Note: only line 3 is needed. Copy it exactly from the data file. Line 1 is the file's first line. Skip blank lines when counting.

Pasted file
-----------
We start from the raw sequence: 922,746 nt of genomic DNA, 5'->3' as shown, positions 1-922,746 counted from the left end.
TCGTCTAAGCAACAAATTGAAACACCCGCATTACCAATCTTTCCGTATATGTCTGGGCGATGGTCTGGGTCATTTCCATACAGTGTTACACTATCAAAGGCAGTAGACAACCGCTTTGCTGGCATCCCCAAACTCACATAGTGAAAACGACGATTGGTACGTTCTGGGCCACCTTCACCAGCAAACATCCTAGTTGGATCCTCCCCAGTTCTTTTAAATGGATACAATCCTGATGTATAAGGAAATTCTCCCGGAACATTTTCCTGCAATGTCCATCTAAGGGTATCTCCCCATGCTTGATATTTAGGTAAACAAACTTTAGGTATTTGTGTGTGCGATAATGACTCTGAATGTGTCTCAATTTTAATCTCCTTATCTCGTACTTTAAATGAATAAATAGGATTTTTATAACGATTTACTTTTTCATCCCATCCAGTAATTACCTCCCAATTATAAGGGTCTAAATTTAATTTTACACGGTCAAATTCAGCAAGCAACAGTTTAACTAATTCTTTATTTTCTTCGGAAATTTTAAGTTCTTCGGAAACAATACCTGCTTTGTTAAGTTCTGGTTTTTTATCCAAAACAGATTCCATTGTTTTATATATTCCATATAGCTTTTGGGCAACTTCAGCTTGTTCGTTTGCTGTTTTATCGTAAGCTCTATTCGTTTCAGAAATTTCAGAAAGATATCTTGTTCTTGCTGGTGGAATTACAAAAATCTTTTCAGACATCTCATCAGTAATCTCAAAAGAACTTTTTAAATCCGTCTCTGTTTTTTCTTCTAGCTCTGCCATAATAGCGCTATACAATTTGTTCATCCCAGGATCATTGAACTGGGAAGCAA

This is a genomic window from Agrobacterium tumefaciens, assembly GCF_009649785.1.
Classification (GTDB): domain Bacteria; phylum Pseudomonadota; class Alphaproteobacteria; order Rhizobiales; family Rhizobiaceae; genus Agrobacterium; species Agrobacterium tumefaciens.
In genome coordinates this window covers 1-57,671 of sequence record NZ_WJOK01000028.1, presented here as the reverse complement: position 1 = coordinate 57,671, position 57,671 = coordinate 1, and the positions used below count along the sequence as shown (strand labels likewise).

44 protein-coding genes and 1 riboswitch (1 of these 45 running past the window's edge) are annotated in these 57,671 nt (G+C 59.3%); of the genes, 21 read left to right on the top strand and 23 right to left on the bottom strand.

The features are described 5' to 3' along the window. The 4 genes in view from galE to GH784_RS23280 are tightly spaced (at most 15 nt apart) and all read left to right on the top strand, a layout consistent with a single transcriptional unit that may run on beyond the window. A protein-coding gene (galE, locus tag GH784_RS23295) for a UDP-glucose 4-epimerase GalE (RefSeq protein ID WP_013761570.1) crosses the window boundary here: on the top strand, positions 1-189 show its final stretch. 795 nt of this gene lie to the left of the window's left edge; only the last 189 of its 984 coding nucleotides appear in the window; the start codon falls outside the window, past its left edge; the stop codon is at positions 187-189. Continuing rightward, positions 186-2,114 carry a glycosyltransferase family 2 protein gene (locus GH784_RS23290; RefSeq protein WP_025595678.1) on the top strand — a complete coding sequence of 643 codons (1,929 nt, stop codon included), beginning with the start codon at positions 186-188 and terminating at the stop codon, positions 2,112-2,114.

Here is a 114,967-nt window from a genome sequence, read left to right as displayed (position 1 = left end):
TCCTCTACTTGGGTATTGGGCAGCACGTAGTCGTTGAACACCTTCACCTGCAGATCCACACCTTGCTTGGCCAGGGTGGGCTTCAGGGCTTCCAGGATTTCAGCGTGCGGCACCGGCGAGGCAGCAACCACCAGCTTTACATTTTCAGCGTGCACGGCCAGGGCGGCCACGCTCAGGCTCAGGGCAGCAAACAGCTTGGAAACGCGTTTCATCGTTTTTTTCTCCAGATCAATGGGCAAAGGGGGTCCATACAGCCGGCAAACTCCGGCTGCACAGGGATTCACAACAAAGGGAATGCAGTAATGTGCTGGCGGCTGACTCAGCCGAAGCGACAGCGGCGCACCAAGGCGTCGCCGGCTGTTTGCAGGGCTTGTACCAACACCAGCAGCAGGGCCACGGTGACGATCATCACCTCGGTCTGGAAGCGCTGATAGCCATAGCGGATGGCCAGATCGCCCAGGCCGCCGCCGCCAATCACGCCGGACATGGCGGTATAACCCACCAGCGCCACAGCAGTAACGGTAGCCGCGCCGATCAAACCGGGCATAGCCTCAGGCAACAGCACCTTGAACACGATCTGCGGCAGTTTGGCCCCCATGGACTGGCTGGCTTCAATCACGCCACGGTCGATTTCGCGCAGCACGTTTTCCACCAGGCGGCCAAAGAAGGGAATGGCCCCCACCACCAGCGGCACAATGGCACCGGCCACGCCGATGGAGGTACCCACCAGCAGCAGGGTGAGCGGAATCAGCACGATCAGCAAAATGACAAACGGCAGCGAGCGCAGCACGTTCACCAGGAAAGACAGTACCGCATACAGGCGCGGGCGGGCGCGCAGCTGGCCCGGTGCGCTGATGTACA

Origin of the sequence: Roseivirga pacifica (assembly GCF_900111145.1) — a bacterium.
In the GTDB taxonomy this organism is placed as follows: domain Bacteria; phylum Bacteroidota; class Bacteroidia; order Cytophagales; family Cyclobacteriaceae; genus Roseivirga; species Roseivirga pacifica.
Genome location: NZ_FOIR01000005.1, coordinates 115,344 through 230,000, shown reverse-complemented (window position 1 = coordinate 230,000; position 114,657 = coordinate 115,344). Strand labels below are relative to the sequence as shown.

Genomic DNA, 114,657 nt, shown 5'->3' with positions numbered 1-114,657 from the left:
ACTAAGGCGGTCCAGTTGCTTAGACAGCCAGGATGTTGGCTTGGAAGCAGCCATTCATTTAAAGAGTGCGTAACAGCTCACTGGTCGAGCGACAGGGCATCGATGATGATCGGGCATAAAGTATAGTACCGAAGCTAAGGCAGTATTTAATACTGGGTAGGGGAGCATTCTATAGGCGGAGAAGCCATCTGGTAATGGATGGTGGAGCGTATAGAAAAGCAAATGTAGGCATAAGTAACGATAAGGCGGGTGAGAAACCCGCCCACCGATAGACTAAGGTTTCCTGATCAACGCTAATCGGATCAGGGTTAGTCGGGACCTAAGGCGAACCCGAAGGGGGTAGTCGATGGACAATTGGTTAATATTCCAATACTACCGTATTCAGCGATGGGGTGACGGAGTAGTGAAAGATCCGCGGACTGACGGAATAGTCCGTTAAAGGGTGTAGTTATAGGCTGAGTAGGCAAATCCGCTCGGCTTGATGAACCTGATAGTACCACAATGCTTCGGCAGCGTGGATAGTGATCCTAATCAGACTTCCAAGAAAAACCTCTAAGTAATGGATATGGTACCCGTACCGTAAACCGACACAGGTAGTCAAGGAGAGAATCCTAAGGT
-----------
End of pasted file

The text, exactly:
This is a genomic window from Agrobacterium tumefaciens, assembly GCF_009649785.1.